A few days ago, while on the elliptical at my Shanghai hotel, I watched a business show roundtable with three participants discussing China’s online marketplaces.  It was riveting and I tried taking notes with my iPhone.

There were three participants in this roundtable discussion, plus a moderator.  One was from Taobao, one from Yihaodian, and one from Nielson Research.

What I found so interesting was how all three talked about how different China’s online buying is from the United States.

At one point the moderator (a Chinese-American whose name I have forgotten) noted how “chaotic” Chinese websites look as compared to the clean-line minimalist approach of American websites.  The participants all laughed, agreed, and then explained.  “Look at Chinese brick and mortar stores” one participant said.  “They are colorful and chaotic.”  Another talked of how when he first set up his company’s Chinese website, he modeled it on a US one and made it clean and simple.  The Chinese consumers complained.  They wanted chaos.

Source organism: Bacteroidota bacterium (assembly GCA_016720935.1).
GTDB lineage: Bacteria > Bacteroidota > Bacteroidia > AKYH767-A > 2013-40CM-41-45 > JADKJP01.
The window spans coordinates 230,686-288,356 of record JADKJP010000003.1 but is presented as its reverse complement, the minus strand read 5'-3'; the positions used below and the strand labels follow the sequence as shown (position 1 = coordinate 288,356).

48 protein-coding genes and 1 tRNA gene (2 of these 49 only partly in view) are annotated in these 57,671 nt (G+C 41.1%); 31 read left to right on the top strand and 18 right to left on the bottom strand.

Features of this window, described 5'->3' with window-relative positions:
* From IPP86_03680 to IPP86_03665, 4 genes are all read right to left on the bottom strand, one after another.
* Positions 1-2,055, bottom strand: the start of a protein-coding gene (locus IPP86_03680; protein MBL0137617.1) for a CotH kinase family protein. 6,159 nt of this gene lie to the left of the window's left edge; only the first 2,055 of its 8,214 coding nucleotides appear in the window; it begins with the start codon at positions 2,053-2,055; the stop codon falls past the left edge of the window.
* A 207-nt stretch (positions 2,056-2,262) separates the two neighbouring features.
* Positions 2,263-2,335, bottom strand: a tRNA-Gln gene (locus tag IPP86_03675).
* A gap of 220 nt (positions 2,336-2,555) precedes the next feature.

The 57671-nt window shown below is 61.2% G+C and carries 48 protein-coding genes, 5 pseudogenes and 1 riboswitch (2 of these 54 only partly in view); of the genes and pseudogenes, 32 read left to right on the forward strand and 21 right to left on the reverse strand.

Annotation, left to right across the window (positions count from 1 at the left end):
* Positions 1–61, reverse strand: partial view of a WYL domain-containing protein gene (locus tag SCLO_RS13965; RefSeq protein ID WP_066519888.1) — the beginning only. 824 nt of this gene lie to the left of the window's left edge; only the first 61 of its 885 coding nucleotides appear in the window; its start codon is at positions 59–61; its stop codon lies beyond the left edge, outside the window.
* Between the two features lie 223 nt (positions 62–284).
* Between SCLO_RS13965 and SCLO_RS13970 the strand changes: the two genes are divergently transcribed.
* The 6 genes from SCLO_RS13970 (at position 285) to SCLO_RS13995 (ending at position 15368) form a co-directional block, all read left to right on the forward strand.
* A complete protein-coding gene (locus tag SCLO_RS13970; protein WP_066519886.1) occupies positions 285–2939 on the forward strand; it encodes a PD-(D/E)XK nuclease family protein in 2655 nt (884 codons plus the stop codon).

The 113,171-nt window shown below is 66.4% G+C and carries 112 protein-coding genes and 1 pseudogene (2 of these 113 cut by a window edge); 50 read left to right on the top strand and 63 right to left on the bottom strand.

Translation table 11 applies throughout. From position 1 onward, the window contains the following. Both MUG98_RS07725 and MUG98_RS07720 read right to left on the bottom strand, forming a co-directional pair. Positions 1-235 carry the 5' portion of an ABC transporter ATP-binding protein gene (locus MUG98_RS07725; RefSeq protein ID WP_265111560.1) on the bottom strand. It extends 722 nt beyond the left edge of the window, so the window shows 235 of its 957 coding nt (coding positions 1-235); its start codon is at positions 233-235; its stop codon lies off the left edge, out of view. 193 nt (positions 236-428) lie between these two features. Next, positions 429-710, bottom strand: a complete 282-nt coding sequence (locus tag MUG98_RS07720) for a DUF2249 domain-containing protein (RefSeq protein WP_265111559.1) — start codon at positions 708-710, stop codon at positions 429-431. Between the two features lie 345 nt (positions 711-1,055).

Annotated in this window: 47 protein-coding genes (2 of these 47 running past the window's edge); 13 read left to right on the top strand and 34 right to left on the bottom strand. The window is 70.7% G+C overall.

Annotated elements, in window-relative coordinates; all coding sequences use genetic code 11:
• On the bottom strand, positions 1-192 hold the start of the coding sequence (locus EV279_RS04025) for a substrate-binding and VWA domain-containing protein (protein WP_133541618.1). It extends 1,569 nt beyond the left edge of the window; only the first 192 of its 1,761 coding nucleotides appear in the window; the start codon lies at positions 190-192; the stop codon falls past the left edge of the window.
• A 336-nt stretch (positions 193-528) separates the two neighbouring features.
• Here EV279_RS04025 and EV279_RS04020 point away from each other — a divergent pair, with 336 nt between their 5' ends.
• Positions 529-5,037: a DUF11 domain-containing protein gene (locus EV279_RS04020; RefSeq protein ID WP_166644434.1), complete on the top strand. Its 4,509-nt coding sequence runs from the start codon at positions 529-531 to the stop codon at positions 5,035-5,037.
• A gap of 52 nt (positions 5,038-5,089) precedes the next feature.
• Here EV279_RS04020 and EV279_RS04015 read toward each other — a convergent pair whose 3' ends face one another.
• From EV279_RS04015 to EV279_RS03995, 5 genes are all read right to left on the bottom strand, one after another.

One participant said that he set up his site to be the opposite of Ebay. Ebay was clean. This site was chaotic.  Ebay made communicating with sellers difficult.  This site put its chat feature central.  Ebay charged for listings. This site made listings free. Ebay had slow delivery.  This site delivered that day by moped.  Ebay would show listings that were about to end first.  This site would show the newest listings first.

All participants talked about how incredibly price sensitive Chinese consumers are.  One talked of how “time isn’t money” for most Chinese.  They also agreed on the importance of having a flagship physical store in China as an adjunct to online selling. They said China’s consumers want to be able to trust their sellers and a physical store helps achieve that trust.

Fascinating stuff, with implications for anyone doing business in China.

What do you know?